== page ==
all nighter on Sunday and barely get four of the problems done.  Yea, I may or may not know about that first hand.  But really, I ask, why are you learning all this?  Are you really going to need all these crazy formulas for programming and software development?  Can’t just pull them out of a math book later?  It’s just a formula, right?  To be honest, there’s probably a 2% chance you will ever need this kind of math as a software developer.  Unless you go into graphics programming or something like that, you’ll likely never need it, and even then you’ll have references in the real world.  So why do I still think (really) hard math as absolutely essential to being a great developer?  Allow me to explain…

From a broad and practical point of view, math IS software development.  Math problems are solved exactly like you have to solve software problems in the real world, and there are direct parallels between math and programming.  Let’s go over them:


Why I don't write for the iPhone (Or, Why I'm Not Scared to Invest in Android)

One of the things I say a lot is the quote “Incentives make the world go round”, and that, my friends, is true.  So why do I develop for the Android platform and not the iPhone?  The iPhone certainly has that “cool” factor about it.  I even own a MacBook pro and have access to an iTouch for testing, so I have everything I would need.  When I was looking for a new phone last November, one of the top priorities for me the prospect of developing and releasing new applications for my device of choice.  So why then didn’t I pick up an iPhone?  Let me explain…

There were three major phone platforms out in the Winter of 2009: iPhone, Windows Phone, and Android.  I knew iPhone would currently be the most popular device to release an app for.  Second would be Android, since its market share was (extremely) rapidly increasing.  Then, there was Windows Phone, which showed great promise with Zune integration (I LOVE my ZuneHD).  There were a few different things that I had to consider when I was picking out a phone (and ultimately, a platform), but let’s focus on the ones that matter from a software development and business aspect:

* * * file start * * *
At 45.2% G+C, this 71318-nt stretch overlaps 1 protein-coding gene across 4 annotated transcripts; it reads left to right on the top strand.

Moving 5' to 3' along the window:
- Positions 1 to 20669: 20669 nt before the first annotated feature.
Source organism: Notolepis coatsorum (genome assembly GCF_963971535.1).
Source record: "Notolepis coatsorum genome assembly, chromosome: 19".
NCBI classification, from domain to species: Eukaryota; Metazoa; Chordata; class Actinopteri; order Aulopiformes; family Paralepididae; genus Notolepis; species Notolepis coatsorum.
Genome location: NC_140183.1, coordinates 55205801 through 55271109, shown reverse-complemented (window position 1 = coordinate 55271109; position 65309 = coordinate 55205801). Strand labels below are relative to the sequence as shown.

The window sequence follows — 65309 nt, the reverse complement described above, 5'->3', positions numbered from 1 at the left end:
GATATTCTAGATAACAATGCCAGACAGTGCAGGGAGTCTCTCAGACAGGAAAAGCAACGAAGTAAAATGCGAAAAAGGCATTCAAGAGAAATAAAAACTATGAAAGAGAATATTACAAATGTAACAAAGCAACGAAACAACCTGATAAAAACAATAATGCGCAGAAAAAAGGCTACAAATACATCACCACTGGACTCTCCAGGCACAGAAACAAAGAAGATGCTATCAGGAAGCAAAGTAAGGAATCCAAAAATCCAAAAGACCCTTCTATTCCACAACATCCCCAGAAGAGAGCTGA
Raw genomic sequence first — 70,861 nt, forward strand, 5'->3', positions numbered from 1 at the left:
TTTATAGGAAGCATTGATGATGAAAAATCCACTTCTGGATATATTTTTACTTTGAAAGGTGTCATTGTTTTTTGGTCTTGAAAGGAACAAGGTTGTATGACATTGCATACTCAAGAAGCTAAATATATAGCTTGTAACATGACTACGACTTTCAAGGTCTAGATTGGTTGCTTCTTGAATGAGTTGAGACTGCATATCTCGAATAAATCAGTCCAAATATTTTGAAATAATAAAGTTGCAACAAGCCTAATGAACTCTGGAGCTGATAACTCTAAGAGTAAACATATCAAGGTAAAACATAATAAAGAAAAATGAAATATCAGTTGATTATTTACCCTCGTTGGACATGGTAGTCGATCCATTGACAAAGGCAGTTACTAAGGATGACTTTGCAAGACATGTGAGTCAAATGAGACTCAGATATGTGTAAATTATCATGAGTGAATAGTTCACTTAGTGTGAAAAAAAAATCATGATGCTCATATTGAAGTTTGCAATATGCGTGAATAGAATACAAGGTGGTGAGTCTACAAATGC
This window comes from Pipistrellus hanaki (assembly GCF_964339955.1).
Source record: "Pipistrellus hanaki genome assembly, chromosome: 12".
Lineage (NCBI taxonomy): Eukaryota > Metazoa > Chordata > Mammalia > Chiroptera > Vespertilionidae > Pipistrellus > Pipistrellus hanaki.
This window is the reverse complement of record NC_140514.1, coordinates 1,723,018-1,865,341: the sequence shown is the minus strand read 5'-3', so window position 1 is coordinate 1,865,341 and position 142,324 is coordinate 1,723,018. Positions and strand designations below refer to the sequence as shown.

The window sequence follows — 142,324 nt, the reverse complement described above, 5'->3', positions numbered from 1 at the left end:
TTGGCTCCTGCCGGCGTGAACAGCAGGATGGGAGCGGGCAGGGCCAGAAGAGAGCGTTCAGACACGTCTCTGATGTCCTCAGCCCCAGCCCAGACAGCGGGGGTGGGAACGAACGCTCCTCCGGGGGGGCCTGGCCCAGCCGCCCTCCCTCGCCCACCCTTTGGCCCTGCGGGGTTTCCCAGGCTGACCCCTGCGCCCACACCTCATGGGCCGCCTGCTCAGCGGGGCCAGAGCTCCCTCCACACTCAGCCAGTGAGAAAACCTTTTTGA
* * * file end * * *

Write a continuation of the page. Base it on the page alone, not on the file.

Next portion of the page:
• Current and Future Popularity
    • iPhone was definitely leading the pack at the time, but Android was passing it up quickly, and is doing quite well now.  Windows Phone looked great, but was late to the party for me to consider it at the time.
  • Interfaces
    • No lie here, iPhone has an amazing interface, partly due to no (and now minimal) multitasking.  Android is good, but could use some work, partly because screens are different across devices, so apps have to be built in such a way that all devices have a great experience.
  • SDK
    • The SDK for both are great.  There are lots of APIs to hook into and lots of functionality to leverage (I wrote a very light iPhone app for version 2).  The documentation for iPhone is good, with several videos explaining the development process.  However, Android’s developer center is absolutely top-notch.  They have videos and in-depth tutorials that are the best I’ve seen in a long, long time.  The best part, however, is that Android’s developer forums (used for Q/A) is actually officially integrated as a part of StackOverflow.  That community is amazing and very quick to help you understand anything you’re banging your head against.
  • Development Language
    • If you’ve ever switched from Java to C#, or vice versa, you’ll know they are very, very similar.  Windows Phone is C# (.NET) based.  Android is Java based.  Both are popular, solid languages with tons of support and lots of community involvement.  iPhone development uses objective-C, an extremely popul…wait…objective-C?  Oh, you didn’t say C?  Not even C++?  So, wait, wait…is it anything like those?  The syntax is totally different you say?  Oh…well, looks like you had better start your steep learning curve so you can get that app out the door.  Also, you better ask your boss for an extension, because this could take a while.  Or, you could always write for the iPhone using a mixture of .NET and the convolutedness of the the way objective-C and development on the iPhone is structured.  Good luck with that.
  • Marketplace